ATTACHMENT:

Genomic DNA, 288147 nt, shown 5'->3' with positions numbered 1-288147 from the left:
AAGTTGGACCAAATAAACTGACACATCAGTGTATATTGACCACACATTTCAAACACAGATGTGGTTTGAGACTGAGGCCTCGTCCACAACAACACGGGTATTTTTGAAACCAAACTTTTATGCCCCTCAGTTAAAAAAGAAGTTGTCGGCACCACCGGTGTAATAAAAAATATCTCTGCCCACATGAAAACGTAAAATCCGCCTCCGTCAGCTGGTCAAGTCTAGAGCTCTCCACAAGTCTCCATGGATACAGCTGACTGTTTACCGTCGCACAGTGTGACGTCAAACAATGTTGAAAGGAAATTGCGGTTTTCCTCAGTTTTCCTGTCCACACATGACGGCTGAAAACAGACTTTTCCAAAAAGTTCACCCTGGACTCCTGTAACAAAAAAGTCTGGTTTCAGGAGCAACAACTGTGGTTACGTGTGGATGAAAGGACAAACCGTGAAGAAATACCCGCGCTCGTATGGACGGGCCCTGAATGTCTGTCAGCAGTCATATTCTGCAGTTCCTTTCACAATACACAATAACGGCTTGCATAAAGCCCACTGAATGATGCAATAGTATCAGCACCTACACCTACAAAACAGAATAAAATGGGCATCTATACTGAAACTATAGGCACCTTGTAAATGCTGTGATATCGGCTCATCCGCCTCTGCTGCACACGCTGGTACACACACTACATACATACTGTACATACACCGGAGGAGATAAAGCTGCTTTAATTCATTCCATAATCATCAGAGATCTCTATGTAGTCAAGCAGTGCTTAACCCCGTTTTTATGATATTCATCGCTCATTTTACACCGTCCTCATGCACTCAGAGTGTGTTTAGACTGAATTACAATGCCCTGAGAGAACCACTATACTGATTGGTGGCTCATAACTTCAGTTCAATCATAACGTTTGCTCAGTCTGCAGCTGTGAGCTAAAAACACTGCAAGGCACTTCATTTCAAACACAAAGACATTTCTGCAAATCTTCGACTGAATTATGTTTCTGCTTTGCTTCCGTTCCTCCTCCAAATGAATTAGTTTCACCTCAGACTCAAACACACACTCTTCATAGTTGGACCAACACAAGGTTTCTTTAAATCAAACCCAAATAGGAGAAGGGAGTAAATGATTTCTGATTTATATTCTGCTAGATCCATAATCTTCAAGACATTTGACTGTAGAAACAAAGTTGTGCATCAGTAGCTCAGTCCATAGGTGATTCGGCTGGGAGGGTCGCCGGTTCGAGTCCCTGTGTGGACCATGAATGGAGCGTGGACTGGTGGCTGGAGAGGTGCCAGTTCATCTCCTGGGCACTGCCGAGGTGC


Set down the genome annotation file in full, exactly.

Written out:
Genomic DNA, 288147 nt, shown 5'->3' with positions numbered 1-288147 from the left:
AAGTTGGACCAAATAAACTGACACATCAGTGTATATTGACCACACATTTCAAACACAGATGTGGTTTGAGACTGAGGCCTCGTCCACAACAACACGGGTATTTTTGAAACCAAACTTTTATGCCCCTCAGTTAAAAAAGAAGTTGTCGGCACCACCGGTGTAATAAAAAATATCTCTGCCCACATGAAAACGTAAAATCCGCCTCCGTCAGCTGGTCAAGTCTAGAGCTCTCCACAAGTCTCCATGGATACAGCTGACTGTTTACCGTCGCACAGTGTGACGTCAAACAATGTTGAAAGGAAATTGCGGTTTTCCTCAGTTTTCCTGTCCACACATGACGGCTGAAAACAGACTTTTCCAAAAAGTTCACCCTGGACTCCTGTAACAAAAAAGTCTGGTTTCAGGAGCAACAACTGTGGTTACGTGTGGATGAAAGGACAAACCGTGAAGAAATACCCGCGCTCGTATGGACGGGCCCTGAATGTCTGTCAGCAGTCATATTCTGCAGTTCCTTTCACAATACACAATAACGGCTTGCATAAAGCCCACTGAATGATGCAATAGTATCAGCACCTACACCTACAAAACAGAATAAAATGGGCATCTATACTGAAACTATAGGCACCTTGTAAATGCTGTGATATCGGCTCATCCGCCTCTGCTGCACACGCTGGTACACACACTACATACATACTGTACATACACCGGAGGAGATAAAGCTGCTTTAATTCATTCCATAATCATCAGAGATCTCTATGTAGTCAAGCAGTGCTTAACCCCGTTTTTATGATATTCATCGCTCATTTTACACCGTCCTCATGCACTCAGAGTGTGTTTAGACTGAATTACAATGCCCTGAGAGAACCACTATACTGATTGGTGGCTCATAACTTCAGTTCAATCATAACGTTTGCTCAGTCTGCAGCTGTGAGCTAAAAACACTGCAAGGCACTTCATTTCAAACACAAAGACATTTCTGCAAATCTTCGACTGAATTATGTTTCTGCTTTGCTTCCGTTCCTCCTCCAAATGAATTAGTTTCACCTCAGACTCAAACACACACTCTTCATAGTTGGACCAACACAAGGTTTCTTTAAATCAAACCCAAATAGGAGAAGGGAGTAAATGATTTCTGATTTATATTCTGCTAGATCCATAATCTTCAAGACATTTGACTGTAGAAACAAAGTTGTGCATCAGTAGCTCAGTCCATAGGTGATTCGGCTGGGAGGGTCGCCGGTTCGAGTCCCTGTGTGGACCATGAATGGAGCGTGGACTGGTGGCTGGAGAGGTGCCAGTTCATCTCCTGGGCACTGCCGAGGTGC